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Should millionaires pay the same % of tax as middle income taxpayers?

Discussion in 'General Chat' started by basilio, May 12, 2012.

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  1. basilio

    basilio

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    Interesting idea from Warren Buffett/President Obama that proposes that if households earn $1m a year that have to pay tax at at least the rate that middle income earners are currently paying.

    What they are suggesting is to cut through the creative accounting, special tax breaks, whatever and ensure that the wealthiest people in our society contribute to the tax base at least proportionally the same as middle income tax payers.

    What do you think ?
    Read more: http://www.theage.com.au/victoria/u...onaires-tax-20120511-1yil5.html#ixzz1ubUZAaL5
     
  2. tech/a

    tech/a No Ordinary Duck

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    Re: Should millionaires pay the same percentage of tax as middle income taxpayer?

    Why?

    These people generally employ many and take the risks of few.
    Personally I generate massive taxes.

    Personal Tax
    Company Tax
    Payroll Tax
    GST.
    Land Tax


    Then each year I have to pay tax in advance.

    Encourage growth and get more people involved in entrepreneurial enterprise and increase those paying these taxes

    Personal Tax
    Company Tax
    Payroll Tax
    GST.
    Land Tax


    Support them.
    Dont tax them to death

    If you created 1 more potential millionaire you'd gain far more potential tax than increasing the tax on 1 existing Millionaire---think about it!!
     
  3. McLovin

    McLovin

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    Australia's tax system is not as skewed as America's. The middle class there do all the heavy lifting. There are so many holes in the system that if you have enough money for lawyers you can cut your tax bill to almost nothing.

    Having said that, my Mum will earn over $1m in fraked dividends this year and will pay zero in tax (obviously excluding tax paid by the company before the dividend). That came from her inheriting half my grandfather's estate, which again caused no tax to be paid on that transfer. By most definitions that would make her either wealthy or rich and yet she pays no tax. I think it's things like that that WB was talking about.
     
  4. drsmith

    drsmith

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    Her tax has been paid at the corporate level. To tax at the corporate level and then at the individual level is double taxation.

    As for the topic at hand, loopholes in income taxes should be removed and marginal rates lowered. The ideal would be a single rate of income tax the same as the corporate rate with a tax free threshold and a negative tax (welfare benefit) for incomes below the tax free threshold at the same rate.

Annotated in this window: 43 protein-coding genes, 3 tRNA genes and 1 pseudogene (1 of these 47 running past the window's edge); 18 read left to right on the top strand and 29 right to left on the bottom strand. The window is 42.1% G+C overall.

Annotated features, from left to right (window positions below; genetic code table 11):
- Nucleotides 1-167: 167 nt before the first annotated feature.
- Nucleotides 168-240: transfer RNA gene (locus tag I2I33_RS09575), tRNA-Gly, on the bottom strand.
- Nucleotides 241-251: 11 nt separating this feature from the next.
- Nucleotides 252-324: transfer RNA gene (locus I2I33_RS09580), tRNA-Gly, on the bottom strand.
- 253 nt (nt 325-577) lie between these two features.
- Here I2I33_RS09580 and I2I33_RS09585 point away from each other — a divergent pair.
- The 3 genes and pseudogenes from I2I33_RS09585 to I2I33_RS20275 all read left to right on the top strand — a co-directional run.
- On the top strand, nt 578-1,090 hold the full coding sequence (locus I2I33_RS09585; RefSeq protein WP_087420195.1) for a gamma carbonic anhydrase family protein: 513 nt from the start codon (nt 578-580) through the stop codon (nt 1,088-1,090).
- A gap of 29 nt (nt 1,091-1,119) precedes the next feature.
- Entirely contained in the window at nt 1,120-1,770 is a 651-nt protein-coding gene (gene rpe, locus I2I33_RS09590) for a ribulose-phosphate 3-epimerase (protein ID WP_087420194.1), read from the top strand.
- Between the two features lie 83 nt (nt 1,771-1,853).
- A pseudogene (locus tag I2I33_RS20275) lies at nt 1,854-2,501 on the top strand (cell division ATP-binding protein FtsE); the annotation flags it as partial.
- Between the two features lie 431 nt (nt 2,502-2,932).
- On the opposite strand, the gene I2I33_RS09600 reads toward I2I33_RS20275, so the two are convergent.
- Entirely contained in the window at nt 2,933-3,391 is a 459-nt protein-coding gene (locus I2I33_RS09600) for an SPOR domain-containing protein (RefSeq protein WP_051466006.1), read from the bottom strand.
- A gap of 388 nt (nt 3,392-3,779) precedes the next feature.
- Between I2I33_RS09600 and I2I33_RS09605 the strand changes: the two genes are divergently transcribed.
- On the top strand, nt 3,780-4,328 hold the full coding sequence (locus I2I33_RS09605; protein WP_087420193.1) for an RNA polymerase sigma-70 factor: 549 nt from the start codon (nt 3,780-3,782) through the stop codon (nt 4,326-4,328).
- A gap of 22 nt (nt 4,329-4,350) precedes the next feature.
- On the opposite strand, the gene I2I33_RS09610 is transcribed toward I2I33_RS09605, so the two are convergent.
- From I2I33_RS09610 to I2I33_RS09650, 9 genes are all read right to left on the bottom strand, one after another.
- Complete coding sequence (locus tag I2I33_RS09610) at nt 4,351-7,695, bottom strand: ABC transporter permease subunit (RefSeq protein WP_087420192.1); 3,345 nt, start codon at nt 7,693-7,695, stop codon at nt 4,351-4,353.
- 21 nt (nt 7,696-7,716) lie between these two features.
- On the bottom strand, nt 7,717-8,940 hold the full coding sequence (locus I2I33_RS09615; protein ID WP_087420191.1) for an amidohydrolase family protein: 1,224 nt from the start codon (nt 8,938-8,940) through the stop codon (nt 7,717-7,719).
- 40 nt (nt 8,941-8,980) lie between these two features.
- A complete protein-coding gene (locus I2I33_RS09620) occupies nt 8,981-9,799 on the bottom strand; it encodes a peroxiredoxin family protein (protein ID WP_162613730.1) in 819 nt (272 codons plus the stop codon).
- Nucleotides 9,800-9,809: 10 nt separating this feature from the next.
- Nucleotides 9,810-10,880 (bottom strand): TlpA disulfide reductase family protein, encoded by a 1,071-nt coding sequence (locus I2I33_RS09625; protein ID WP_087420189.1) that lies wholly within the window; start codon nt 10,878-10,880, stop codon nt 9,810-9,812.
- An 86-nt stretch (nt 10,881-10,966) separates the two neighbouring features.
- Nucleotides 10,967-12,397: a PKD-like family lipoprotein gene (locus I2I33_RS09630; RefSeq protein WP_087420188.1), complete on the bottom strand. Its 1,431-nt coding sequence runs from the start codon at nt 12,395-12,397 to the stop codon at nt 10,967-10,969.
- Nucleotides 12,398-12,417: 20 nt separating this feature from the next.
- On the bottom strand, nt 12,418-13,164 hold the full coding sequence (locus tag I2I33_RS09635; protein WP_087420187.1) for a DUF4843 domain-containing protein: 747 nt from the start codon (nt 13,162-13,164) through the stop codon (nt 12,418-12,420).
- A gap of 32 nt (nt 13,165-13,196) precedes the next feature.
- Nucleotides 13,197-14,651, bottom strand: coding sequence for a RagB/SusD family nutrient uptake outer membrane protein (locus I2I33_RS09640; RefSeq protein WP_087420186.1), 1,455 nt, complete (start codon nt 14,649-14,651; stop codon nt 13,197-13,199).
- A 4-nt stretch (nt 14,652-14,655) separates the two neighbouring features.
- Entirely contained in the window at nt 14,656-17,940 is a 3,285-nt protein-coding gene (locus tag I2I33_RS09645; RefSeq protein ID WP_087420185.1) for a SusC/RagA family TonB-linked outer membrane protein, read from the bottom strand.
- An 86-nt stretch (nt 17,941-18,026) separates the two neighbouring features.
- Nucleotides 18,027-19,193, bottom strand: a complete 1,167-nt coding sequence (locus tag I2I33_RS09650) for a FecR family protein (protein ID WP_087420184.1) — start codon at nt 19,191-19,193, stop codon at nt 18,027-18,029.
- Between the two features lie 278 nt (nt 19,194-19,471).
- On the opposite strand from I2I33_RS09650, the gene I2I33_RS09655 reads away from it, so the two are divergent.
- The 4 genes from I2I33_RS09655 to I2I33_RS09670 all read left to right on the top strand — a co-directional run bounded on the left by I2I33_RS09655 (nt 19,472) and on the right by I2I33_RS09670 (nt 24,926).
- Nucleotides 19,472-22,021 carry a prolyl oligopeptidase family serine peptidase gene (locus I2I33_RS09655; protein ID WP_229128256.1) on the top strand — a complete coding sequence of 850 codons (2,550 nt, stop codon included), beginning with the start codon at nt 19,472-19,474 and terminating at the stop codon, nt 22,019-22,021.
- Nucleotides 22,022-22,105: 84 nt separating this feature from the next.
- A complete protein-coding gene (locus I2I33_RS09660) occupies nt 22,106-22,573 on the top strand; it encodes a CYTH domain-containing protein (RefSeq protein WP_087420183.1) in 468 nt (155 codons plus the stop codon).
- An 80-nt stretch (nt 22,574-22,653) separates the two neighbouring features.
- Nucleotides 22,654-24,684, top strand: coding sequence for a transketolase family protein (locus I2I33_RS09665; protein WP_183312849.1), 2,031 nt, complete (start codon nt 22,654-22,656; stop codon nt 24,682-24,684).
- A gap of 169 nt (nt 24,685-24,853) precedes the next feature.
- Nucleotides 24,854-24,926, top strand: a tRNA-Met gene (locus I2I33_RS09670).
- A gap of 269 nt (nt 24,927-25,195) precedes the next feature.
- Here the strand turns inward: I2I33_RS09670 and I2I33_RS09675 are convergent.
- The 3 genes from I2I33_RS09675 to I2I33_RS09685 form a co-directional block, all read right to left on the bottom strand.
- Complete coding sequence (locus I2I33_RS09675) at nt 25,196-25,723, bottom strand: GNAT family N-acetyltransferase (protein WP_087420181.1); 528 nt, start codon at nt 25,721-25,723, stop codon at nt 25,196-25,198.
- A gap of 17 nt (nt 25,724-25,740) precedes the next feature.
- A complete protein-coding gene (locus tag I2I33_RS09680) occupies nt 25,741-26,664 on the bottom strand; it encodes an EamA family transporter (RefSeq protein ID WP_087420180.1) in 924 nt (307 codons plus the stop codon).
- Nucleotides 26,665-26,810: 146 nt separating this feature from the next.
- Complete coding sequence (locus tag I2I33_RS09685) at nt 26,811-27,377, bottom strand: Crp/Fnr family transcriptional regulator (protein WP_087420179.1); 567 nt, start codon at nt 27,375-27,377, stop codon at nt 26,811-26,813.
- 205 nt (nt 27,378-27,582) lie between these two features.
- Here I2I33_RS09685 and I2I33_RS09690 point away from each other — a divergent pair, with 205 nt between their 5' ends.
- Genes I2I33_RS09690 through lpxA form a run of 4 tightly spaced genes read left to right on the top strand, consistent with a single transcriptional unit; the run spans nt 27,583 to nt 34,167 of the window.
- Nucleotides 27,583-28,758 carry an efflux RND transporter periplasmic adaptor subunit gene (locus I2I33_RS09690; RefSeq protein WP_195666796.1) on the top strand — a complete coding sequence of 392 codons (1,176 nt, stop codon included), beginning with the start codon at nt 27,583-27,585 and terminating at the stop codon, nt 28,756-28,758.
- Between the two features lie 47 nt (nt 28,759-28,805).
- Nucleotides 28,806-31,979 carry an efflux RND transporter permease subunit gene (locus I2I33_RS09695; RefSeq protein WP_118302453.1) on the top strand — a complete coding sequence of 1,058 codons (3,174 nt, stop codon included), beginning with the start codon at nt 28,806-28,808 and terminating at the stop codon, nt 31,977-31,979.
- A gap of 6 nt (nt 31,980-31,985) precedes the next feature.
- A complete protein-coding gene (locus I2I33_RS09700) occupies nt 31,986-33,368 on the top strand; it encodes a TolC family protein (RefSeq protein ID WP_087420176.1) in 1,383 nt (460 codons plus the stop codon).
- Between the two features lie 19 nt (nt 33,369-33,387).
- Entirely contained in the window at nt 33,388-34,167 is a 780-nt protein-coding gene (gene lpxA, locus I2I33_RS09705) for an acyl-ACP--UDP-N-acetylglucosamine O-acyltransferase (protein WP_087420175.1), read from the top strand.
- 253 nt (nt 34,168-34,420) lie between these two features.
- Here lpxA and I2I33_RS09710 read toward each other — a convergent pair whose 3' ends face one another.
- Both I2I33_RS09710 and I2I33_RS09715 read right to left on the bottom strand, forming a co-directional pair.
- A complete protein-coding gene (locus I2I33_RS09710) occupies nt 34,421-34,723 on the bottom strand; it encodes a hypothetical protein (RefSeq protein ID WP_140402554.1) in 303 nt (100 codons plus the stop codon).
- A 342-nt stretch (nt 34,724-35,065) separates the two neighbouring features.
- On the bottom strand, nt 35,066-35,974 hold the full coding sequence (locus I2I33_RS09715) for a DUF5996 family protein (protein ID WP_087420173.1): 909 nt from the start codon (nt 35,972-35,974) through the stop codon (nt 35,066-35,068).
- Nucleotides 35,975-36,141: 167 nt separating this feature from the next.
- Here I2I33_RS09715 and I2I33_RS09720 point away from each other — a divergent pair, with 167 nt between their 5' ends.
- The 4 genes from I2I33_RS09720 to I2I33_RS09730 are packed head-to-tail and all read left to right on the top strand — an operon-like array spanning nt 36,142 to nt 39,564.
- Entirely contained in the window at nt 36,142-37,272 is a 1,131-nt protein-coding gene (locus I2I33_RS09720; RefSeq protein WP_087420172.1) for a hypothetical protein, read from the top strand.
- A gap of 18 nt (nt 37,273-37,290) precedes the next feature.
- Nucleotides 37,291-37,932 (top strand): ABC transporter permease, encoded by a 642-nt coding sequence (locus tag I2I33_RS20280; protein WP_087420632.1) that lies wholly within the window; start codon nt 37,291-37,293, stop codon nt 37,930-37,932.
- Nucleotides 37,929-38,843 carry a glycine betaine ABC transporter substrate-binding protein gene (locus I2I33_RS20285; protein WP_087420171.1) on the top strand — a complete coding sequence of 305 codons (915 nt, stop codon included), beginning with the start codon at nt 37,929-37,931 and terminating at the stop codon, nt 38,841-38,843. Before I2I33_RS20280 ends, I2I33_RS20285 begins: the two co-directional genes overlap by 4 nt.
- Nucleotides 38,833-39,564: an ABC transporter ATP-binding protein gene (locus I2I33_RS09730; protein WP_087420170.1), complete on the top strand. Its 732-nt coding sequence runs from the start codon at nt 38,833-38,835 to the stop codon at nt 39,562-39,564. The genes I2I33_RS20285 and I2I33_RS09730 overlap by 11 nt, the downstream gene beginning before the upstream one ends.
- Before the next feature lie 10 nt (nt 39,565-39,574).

5. McLovin

    McLovin

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    I understand that. But in the end, if she was working and earning that money PAYG her tax rate would be significantly higher than the 30% already paid. There are plenty of arguments as to why dividends should be taxed at the individual's marginal rate, but that's probably for another thread.

    Not that I'm complaining.
     
  6. prawn_86

    prawn_86 Mod: Call me Dendrobranchiata

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    Personally i'm all for a flat (or severely flattened) tax. Say 2 or 3 brackets based on incomes, no other taxes, and no deductions. Would make things a lot easier and fairier, but put a whole ****e load of ATO staff and accountants out of jobs...

    IE 0 - 20k = 0% tax
    20 - 80 = 25% tax
    80k + = 35% tax

    Pure hypothetical figures but no creative accountancy, no other state (etc) taxes and thats that.

    A gov should figure what they NEED (not want for pork barrelling) and then charge that and stick within that budget or need a referendum to increase (and explain why the need more) taxes
     
  7. drsmith

    drsmith

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    If her marginal rate of income tax is higher than the corporate tax rate, she would still pay the difference on a franked dividend.

    This is after offsetting the inputation credits accumulated from the tax-free threshold and the marginal rate below 30% with the marginal rates above 30%.
     
  8. drsmith

    drsmith

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    The old DLP proposal was,
    0 - 30k = -30% tax (effectively a welfare benefit for incomes below $30k).
    30k+ = 30% tax (corporate tax rate).

    It's debatable where the tax free threshold should be set, but, that combined with no deductions on salary income would really put a lot of ATO staff and tax accountants out of work.
     
  9. McLovin

    McLovin

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    All the shares are held by a private company of which she is the largest shareholder. Essentially, she only pays tax if she draws a dividend over the 30% marginal tax rate (I don't think she ever does). In effect, she pays a reduced rate of tax on any amount she chooses to save, whereas a PAYG employee does not have that luxury, outside of the super system.
     
  10. McLovin

    McLovin

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    That last dollar from $29,999 to $30,000 will cost me $10k in tax.
     
  11. drsmith

    drsmith

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    Clever lady.

    Kerry Packer would be proud.